This week, we’re sharing stories from Emily Bazelon, Alex Ronan, Justine Harman, Emily Harnett, and Sam Leith.
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Emily Bazelon | The New York Times Magazine | January 16, 2020 | 19 minutes (4,800 words)
In 2011, Michael Shannon was wrongly convicted of murder, even though two jurors voted to acquit him—a result of a Louisiana law rooted in discrimination. For defendants like Shannon and the holdout jurors who believed in their innocence, it has left a bitter legacy.
Alex Ronan | Elle | January 16, 2020 | 36 minutes (9,000 words)
In April 2015, Emile Weaver gave birth alone in the bathroom of her sorority house at a small liberal arts university in Ohio. Sorority sisters who’d suspected the pregnancy for months discovered her baby that night in the garbage, dead. Alex Ronan investigates what happened to Weaver, the campus response to rumors and confirmation of Weaver’s pregnancy, and how her community reckoned with questions of blame and responsibility before and after the baby’s discovery.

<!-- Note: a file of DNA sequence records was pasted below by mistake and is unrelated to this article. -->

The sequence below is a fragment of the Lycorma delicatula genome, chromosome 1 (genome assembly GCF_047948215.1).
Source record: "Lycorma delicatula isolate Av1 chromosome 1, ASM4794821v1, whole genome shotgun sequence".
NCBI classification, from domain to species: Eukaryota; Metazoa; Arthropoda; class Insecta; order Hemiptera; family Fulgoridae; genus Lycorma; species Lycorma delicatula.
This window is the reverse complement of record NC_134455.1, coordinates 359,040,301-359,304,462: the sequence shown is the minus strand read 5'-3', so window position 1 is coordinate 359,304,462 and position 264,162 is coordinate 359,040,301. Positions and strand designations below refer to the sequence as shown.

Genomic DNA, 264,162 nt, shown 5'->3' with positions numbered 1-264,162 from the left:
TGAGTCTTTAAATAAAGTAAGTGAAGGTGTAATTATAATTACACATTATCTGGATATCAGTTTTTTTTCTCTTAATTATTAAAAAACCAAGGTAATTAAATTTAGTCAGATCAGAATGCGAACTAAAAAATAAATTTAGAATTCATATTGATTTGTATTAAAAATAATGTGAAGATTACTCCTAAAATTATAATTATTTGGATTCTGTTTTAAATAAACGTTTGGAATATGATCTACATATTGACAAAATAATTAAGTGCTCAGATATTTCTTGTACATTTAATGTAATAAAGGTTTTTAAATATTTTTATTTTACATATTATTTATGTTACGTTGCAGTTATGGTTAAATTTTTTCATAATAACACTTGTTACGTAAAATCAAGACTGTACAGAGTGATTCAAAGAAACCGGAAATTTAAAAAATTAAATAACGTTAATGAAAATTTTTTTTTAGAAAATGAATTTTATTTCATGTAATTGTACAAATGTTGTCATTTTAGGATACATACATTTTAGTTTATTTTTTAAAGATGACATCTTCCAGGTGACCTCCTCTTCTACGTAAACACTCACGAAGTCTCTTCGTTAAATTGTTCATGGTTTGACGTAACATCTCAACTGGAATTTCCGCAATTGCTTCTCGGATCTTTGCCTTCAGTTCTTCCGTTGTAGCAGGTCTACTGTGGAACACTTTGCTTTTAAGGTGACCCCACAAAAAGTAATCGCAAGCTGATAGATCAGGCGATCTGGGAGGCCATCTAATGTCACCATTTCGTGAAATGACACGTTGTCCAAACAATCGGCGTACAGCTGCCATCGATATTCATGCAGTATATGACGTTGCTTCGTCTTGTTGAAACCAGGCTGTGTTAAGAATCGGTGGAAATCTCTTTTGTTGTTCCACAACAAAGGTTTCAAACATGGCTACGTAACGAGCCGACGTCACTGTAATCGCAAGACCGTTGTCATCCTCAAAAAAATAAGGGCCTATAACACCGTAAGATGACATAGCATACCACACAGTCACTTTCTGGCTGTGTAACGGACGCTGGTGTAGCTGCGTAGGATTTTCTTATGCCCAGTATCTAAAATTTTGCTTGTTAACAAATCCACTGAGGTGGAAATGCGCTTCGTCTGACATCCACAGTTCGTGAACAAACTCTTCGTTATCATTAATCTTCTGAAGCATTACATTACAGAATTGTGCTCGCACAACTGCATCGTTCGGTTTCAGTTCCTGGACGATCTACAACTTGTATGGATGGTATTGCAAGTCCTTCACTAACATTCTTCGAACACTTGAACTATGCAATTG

Content warning: This story covers neonaticide, “when a parent kills his or her baby in the 24-hour window after birth.”
Justine Harman | GEN | January 14, 2020 | 15 minutes (3,970 words)
A profile of late celebrity face master Dr. Fredric Brandt, who revolutionized cosmetic dermatology with the use of Botox and fillers, before dying by suicide in 2015.
Emily Harnett | The Baffler | January 7, 2020 | 15 minutes (3,875 words)
“But the fire will outlive them all, and me. It will outlive my grandchildren and perhaps the human species. It has been burning for so long that it’s possible to forget that it started at the town dump. Centralia is the site of a disaster that sounds too stupid to be real, a trash fire that will inherit the earth.”
Sam Leith | The Guardian | January 11, 2020 | 12 minutes (3,120 words)
William Gibson talks to Sam Leith at the Guardian about how he got into writing science fiction, how his breakout novel Neuromancer was possible because he knew nothing about computers, the subtle, yet striking similarities that make London and Toyko great settings for his work, and the fact that even in science fiction, you’re lost without your phone charger.